Monthly Archives: October 2012

Dark Beer on the Brain

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The beer side of my blog has been rather neglected over the past couple of months, possibly because my work-life-balance is a bit hectic at the moment and I’ve also been exploring wine more and more. However over the last couple of weeks I’ve tried some FANTASTIC beer that I just have to shout about. All of these beers are available to buy around Edinburgh and I’d seriously suggest giving them a go if you like Real Ale/dark beers.

Dark Island Reserve, Orkney Brewery

If you’re a Real Ale drinker in Scotland you’ve probably heard of Orkney Brewery and if you drink dark beer, you’ve probably heard of Dark Island. Orkney Brewery have used their hugely popular Dark Island Ale and matured it in Orkney malt whisky casks to create a beautifully strong, incredibly rich aged ale.

The high ABV of the ale (10%) means that the ale is designed to be enjoyed much like a liqueur or whisky and the bottling of the beer reflects this. The beer therefore has a much longer shelf life than a usual beer. Dark Island Reserve still has all the desirable flavours you’d expect from the original ale; dates, spices, heavy chocolate, coffee and a hint of acidity but also has the added richness and woodiness from the whisky.

Dark Island Reserve is a truly beautiful beer and although I’ve finished the bottle there is a 100% chance I’ll be buying another bottle closer to Christmas. It’s the perfect ale to savour after a long winter walk with my spaniel and I would recommend this beer to anyone that likes whisky and dark beer.

Icelandic Toasted Porter, Einstok Brewery

I saw this in a shop window and was firstly intrigued by the idea of an Icelandic brewery and then realised it was a toasted porter and HAD to try some, I’m so glad I did! The Brewery is located only 60 miles from the Arctic Circle and the water used in the brews run through prehistoric glaciers which produce some of the purest water in the world. This element could explain the clarity and crispness of the ale.

The Toasted Porter is absolutely beautiful, a thoroughly enjoyable beer.  There are obvious notes of toffee and chocolate but the beer appears to remain light and extremely smooth. It is malty and very easy to drink, I’d recommend this even to those that don’t drink dark beer. My fiance for example is not a fan of ale at all and found this really enjoyable.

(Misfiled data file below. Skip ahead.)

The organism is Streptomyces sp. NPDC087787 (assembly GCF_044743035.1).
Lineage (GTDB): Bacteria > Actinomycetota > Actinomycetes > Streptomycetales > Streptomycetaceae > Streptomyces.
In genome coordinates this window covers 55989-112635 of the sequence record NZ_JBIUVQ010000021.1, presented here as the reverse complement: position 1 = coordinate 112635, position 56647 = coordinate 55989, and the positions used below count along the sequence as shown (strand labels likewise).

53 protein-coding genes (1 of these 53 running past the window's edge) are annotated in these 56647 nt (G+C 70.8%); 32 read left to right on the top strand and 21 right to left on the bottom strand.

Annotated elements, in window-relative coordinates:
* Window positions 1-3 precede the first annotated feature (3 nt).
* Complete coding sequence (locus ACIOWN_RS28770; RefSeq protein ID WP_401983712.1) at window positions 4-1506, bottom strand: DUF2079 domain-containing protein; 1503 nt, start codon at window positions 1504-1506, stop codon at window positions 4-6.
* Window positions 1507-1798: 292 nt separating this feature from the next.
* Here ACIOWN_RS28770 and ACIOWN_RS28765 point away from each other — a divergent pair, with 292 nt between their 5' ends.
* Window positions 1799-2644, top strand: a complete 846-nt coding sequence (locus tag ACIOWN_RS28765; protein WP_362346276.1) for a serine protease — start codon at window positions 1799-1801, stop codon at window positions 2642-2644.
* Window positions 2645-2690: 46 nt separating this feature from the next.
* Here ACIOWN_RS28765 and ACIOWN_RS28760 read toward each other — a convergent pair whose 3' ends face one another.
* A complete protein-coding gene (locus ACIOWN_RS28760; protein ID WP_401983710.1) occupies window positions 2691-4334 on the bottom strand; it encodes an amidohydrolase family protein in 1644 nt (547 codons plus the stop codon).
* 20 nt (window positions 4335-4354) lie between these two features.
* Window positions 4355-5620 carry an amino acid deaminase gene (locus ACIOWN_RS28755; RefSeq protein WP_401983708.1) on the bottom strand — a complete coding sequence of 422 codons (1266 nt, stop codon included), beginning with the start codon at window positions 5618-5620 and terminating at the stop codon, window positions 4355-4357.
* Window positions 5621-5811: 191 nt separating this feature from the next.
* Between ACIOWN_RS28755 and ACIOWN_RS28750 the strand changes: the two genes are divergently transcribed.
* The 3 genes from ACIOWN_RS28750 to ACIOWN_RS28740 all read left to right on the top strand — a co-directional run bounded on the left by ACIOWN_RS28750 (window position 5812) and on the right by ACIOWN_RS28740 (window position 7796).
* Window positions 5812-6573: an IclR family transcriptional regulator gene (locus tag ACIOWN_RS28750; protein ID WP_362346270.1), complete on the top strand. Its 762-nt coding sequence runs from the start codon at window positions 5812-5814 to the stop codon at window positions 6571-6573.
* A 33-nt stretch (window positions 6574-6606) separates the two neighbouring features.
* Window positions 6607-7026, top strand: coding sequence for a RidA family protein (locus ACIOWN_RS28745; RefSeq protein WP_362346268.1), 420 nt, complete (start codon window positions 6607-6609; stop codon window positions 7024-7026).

We bought a couple of other Einstok beers too; Icelandic Dopplebock and White Ale, both of which are definitely worth trying but my heart lies with dark beers so the Toasted Porter was my favourite.

Milk Stout, Left Hand Brewing Co

This is one of the most awesome beers I’ve had in a long time, seriously! I bought a milk stout a couple of months ago from a brewery I’d never heard of and it really wasn’t good, I mean it was rank. So I was a bit dubious when the shop assistance recommended another milk stout. I’m not one to judge so I thought I’d give it a go.

This milk stout is sweet, totally smooth and incredibly drinkable – even pouring it into a glass was a great experience! Left Hand Brewing Co is based in Colorado in the US and I’m quickly coming round to the idea that America are making some incredible craft beers.

Back to the beer – the stout is really, really creamy without being TOO creamy and the more you drink the more you get of a lovely warming coffee flavour, I love a beer that develops! I promise you’ll be able to drink bottles and bottles of this but be careful because its medium-to-high ABV (6%) is amazingly disguised. After having a look on their website I discovered that the beer has won a load of awards, apparently it’s not just me that thinks this beer is brilliant.

Coconut Porter, Maui Brewery